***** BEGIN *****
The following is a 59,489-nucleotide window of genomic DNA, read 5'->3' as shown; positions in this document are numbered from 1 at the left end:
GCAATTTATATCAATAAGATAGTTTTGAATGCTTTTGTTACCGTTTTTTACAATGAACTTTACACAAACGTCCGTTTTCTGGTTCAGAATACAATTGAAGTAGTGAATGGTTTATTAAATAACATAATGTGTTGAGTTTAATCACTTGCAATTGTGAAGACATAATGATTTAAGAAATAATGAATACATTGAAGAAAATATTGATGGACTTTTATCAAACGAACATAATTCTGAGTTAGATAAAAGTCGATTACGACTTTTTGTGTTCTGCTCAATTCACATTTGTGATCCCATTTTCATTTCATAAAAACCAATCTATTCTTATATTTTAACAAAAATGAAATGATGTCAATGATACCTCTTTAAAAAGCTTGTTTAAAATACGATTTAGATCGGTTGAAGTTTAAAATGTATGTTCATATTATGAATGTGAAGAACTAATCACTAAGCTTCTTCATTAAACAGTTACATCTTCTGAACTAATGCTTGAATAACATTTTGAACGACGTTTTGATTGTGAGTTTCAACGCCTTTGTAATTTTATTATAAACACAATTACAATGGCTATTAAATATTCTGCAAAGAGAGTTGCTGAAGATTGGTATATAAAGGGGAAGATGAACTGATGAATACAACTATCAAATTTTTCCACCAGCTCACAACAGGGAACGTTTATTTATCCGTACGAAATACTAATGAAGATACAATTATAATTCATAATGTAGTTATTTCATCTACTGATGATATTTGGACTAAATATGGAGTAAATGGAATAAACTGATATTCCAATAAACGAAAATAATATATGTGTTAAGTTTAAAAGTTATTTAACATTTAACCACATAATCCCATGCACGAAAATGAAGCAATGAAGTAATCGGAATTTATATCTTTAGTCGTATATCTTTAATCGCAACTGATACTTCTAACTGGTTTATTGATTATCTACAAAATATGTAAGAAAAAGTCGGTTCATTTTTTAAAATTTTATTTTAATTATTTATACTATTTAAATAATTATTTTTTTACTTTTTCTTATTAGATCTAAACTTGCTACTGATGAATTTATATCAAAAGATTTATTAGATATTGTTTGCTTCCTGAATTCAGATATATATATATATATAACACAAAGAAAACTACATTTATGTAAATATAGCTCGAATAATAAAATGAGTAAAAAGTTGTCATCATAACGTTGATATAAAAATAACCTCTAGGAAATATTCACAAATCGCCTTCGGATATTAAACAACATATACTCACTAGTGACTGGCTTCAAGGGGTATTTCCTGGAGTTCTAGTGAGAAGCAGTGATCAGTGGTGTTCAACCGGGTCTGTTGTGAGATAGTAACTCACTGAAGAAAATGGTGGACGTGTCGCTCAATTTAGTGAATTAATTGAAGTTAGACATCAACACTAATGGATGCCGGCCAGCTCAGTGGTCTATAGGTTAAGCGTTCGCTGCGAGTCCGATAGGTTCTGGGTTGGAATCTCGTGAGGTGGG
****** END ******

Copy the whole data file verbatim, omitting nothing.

The following is a 59,489-nucleotide window of genomic DNA, read 5'->3' as shown; positions in this document are numbered from 1 at the left end:
GCAATTTATATCAATAAGATAGTTTTGAATGCTTTTGTTACCGTTTTTTACAATGAACTTTACACAAACGTCCGTTTTCTGGTTCAGAATACAATTGAAGTAGTGAATGGTTTATTAAATAACATAATGTGTTGAGTTTAATCACTTGCAATTGTGAAGACATAATGATTTAAGAAATAATGAATACATTGAAGAAAATATTGATGGACTTTTATCAAACGAACATAATTCTGAGTTAGATAAAAGTCGATTACGACTTTTTGTGTTCTGCTCAATTCACATTTGTGATCCCATTTTCATTTCATAAAAACCAATCTATTCTTATATTTTAACAAAAATGAAATGATGTCAATGATACCTCTTTAAAAAGCTTGTTTAAAATACGATTTAGATCGGTTGAAGTTTAAAATGTATGTTCATATTATGAATGTGAAGAACTAATCACTAAGCTTCTTCATTAAACAGTTACATCTTCTGAACTAATGCTTGAATAACATTTTGAACGACGTTTTGATTGTGAGTTTCAACGCCTTTGTAATTTTATTATAAACACAATTACAATGGCTATTAAATATTCTGCAAAGAGAGTTGCTGAAGATTGGTATATAAAGGGGAAGATGAACTGATGAATACAACTATCAAATTTTTCCACCAGCTCACAACAGGGAACGTTTATTTATCCGTACGAAATACTAATGAAGATACAATTATAATTCATAATGTAGTTATTTCATCTACTGATGATATTTGGACTAAATATGGAGTAAATGGAATAAACTGATATTCCAATAAACGAAAATAATATATGTGTTAAGTTTAAAAGTTATTTAACATTTAACCACATAATCCCATGCACGAAAATGAAGCAATGAAGTAATCGGAATTTATATCTTTAGTCGTATATCTTTAATCGCAACTGATACTTCTAACTGGTTTATTGATTATCTACAAAATATGTAAGAAAAAGTCGGTTCATTTTTTAAAATTTTATTTTAATTATTTATACTATTTAAATAATTATTTTTTTACTTTTTCTTATTAGATCTAAACTTGCTACTGATGAATTTATATCAAAAGATTTATTAGATATTGTTTGCTTCCTGAATTCAGATATATATATATATATAACACAAAGAAAACTACATTTATGTAAATATAGCTCGAATAATAAAATGAGTAAAAAGTTGTCATCATAACGTTGATATAAAAATAACCTCTAGGAAATATTCACAAATCGCCTTCGGATATTAAACAACATATACTCACTAGTGACTGGCTTCAAGGGGTATTTCCTGGAGTTCTAGTGAGAAGCAGTGATCAGTGGTGTTCAACCGGGTCTGTTGTGAGATAGTAACTCACTGAAGAAAATGGTGGACGTGTCGCTCAATTTAGTGAATTAATTGAAGTTAGACATCAACACTAATGGATGCCGGCCAGCTCAGTGGTCTATAGGTTAAGCGTTCGCTGCGAGTCCGATAGGTTCTGGGTTGGAATCTCGTGAGGTGGG